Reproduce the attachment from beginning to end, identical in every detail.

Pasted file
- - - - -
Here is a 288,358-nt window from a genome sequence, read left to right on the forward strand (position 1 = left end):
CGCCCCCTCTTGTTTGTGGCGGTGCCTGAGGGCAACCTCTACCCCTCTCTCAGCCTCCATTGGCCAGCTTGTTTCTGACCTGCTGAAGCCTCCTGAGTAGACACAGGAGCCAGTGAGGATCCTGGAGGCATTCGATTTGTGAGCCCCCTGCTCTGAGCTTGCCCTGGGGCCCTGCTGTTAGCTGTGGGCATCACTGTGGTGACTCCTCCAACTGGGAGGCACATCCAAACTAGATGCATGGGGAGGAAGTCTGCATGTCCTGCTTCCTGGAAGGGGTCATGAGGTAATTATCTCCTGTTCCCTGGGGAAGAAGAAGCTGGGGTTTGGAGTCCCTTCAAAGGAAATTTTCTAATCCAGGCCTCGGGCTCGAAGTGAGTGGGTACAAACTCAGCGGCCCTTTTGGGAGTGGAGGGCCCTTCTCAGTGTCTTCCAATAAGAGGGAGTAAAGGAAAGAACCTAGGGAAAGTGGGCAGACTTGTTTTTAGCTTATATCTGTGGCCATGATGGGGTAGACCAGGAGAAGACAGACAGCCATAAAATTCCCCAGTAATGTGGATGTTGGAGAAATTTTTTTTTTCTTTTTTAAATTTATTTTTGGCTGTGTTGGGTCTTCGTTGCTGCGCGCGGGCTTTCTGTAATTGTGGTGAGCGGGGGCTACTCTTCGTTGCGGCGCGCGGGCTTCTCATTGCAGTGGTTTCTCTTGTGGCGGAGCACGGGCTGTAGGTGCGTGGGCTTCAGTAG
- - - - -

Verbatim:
Here is a 288,358-nt window from a genome sequence, read left to right on the forward strand (position 1 = left end):
CGCCCCCTCTTGTTTGTGGCGGTGCCTGAGGGCAACCTCTACCCCTCTCTCAGCCTCCATTGGCCAGCTTGTTTCTGACCTGCTGAAGCCTCCTGAGTAGACACAGGAGCCAGTGAGGATCCTGGAGGCATTCGATTTGTGAGCCCCCTGCTCTGAGCTTGCCCTGGGGCCCTGCTGTTAGCTGTGGGCATCACTGTGGTGACTCCTCCAACTGGGAGGCACATCCAAACTAGATGCATGGGGAGGAAGTCTGCATGTCCTGCTTCCTGGAAGGGGTCATGAGGTAATTATCTCCTGTTCCCTGGGGAAGAAGAAGCTGGGGTTTGGAGTCCCTTCAAAGGAAATTTTCTAATCCAGGCCTCGGGCTCGAAGTGAGTGGGTACAAACTCAGCGGCCCTTTTGGGAGTGGAGGGCCCTTCTCAGTGTCTTCCAATAAGAGGGAGTAAAGGAAAGAACCTAGGGAAAGTGGGCAGACTTGTTTTTAGCTTATATCTGTGGCCATGATGGGGTAGACCAGGAGAAGACAGACAGCCATAAAATTCCCCAGTAATGTGGATGTTGGAGAAATTTTTTTTTTCTTTTTTAAATTTATTTTTGGCTGTGTTGGGTCTTCGTTGCTGCGCGCGGGCTTTCTGTAATTGTGGTGAGCGGGGGCTACTCTTCGTTGCGGCGCGCGGGCTTCTCATTGCAGTGGTTTCTCTTGTGGCGGAGCACGGGCTGTAGGTGCGTGGGCTTCAGTAG